What’s wrong with the World?
- Credit: Archant
Whilst listening to the radio recently, I was intrigued by the feedback Jeremy Vine received from his audience to one particular question he asked them.
On his lunchtime show just before the turn of the year, Jeremy was reviewing some of the memorable events his programme had covered over the past twelve months and at one point he asked his listeners, “Do you forgive Dominic Cummings?”
He was, of course, referring to the incident in late March last year, near the beginning of the first lockdown, when Mr Cummings, who at the time was chief advisor to the Prime Minister, decided to go against the lockdown rules he had had a hand in implementing, to travel over 250 miles north for family reasons.
The vast majority of those who voiced an opinion over Mr Cummings’ imprudence, responded negatively.
Benevolence appeared to be in short supply and the overriding feeling was that he did not deserve to be forgiven for his failure to obey the rules.
If we’re honest, most of us don’t have to try too hard to find fault in the actions of others, do we?
Often, it appears to come all too naturally to us.
This is often brought home to me whenever I have the opportunity to stand on the terraces at Torquay United because, as well as questioning the integrity of the referee, most of us who call ourselves supporters are all too quick to criticise our own team for a misplaced pass, a wayward effort on goal, or even a perceived lack of effort.
Everyone’s a critic!
Whilst teaching his disciples, in a part of the New Testament that is known as “The Sermon on the Mount”, Jesus warns his followers against indulging an overly critical attitude in our inter-personal relationships.
“Why do you look at the speck of sawdust in your friend’s eye and pay no attention to the plank in your own eye?” he asks in Matthew 7:3.
“How can you say to your friend, “Let me take the speck out of your eye,” when all the time there is a plank in your own eye?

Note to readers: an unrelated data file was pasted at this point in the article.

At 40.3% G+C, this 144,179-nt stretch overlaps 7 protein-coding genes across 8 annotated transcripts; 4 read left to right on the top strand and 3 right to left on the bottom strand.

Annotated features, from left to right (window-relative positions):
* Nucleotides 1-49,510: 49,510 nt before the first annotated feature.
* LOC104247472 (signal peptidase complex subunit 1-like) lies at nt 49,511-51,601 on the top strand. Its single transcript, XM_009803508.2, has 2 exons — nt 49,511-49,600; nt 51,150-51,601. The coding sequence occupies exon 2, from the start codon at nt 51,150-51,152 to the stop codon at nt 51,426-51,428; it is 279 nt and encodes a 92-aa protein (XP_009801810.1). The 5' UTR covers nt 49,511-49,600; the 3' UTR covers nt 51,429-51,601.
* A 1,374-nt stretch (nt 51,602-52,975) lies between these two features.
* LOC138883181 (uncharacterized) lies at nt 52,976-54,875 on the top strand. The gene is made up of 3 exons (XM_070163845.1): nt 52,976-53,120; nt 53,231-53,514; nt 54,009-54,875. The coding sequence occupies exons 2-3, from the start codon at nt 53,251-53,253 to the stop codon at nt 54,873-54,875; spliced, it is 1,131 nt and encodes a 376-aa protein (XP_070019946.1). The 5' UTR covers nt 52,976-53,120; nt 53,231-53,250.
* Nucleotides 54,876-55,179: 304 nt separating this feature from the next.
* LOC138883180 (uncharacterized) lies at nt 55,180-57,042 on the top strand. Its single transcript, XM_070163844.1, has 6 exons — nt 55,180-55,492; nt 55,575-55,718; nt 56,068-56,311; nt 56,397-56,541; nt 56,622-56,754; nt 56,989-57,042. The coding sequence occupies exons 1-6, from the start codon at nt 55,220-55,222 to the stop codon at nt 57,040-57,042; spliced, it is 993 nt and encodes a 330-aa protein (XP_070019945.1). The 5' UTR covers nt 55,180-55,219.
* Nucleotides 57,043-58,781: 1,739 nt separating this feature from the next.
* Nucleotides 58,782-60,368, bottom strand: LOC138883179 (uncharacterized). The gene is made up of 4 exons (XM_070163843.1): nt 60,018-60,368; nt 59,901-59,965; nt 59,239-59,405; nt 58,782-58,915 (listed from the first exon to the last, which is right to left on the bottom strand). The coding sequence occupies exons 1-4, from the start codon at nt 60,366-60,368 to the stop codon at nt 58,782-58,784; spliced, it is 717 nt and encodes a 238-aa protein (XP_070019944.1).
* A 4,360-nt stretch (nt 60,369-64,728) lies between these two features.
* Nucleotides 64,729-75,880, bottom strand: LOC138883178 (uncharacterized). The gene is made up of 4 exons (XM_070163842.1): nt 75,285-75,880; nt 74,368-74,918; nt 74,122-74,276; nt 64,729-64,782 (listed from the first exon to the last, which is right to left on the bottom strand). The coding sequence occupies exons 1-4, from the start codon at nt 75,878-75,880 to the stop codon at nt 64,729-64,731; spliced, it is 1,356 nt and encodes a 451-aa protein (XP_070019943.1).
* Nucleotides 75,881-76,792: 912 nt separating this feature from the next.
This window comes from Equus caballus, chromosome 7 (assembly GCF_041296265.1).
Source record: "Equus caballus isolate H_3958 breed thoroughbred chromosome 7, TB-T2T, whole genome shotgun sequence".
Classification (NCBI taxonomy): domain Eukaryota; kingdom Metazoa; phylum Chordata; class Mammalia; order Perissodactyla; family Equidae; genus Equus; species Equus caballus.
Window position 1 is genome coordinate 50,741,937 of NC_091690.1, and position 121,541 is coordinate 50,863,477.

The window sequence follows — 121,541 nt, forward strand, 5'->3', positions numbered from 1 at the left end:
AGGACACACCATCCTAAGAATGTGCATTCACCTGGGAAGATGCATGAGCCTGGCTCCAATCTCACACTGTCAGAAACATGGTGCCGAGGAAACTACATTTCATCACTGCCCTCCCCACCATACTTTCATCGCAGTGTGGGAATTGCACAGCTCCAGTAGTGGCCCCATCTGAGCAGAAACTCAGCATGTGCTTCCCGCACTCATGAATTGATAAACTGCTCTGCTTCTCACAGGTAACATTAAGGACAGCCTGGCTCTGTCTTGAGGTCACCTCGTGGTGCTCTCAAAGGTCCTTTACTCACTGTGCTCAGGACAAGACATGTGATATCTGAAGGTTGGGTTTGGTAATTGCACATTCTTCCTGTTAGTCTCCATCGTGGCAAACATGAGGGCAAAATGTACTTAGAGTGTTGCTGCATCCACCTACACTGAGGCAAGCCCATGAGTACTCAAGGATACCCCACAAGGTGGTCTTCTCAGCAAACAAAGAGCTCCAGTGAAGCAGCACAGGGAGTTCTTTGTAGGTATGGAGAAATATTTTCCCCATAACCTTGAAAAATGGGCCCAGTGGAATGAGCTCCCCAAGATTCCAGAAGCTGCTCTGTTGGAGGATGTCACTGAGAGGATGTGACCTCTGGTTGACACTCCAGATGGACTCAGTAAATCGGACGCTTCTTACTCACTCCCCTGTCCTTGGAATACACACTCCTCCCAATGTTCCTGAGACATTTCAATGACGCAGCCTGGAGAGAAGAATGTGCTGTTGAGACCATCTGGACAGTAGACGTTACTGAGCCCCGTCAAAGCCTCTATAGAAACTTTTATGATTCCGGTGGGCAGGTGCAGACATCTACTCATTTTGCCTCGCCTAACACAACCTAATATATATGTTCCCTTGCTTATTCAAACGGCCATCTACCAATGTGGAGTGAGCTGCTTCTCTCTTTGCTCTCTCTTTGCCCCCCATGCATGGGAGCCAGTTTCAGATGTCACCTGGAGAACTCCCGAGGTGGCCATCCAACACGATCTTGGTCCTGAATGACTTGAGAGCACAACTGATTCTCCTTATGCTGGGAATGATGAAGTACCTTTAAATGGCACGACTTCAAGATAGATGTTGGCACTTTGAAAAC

You hypocrite, first take the plank out of your own eye, and then you will see clearly to remove the speck from your friend’s eye”.
Can you visualize the humorous scene Jesus is describing here?
And more importantly, do you get the point he’s making?
Everyone of us makes mistakes, bad decisions, wrong choices. But we all have this tendency to minimise our own failings and try to make ourselves look good, at the expense of others.
Jesus says that to highlight another person’s wrong-doing whilst ignoring your own deficiencies is as ridiculous as someone ignoring the big plank of wood stuck in their own eye, and at the same time pointing out the miniscule speck of sawdust in someone else’s.
Instead, Jesus suggests a better way, which will be beneficial to both you and your friend.
Begin by dealing with your own shortcomings; then you’ll be better able to help someone else with theirs.
Perhaps the attitude demonstrated by the early 20th century author G K Chesterton is one we should seek to emulate.
In response to a question posed by The Times newspaper, “What is wrong with the world today?”, rather than point the critical finger in the direction of others, he penned this brief reply:
Yours, G K Chesterton”.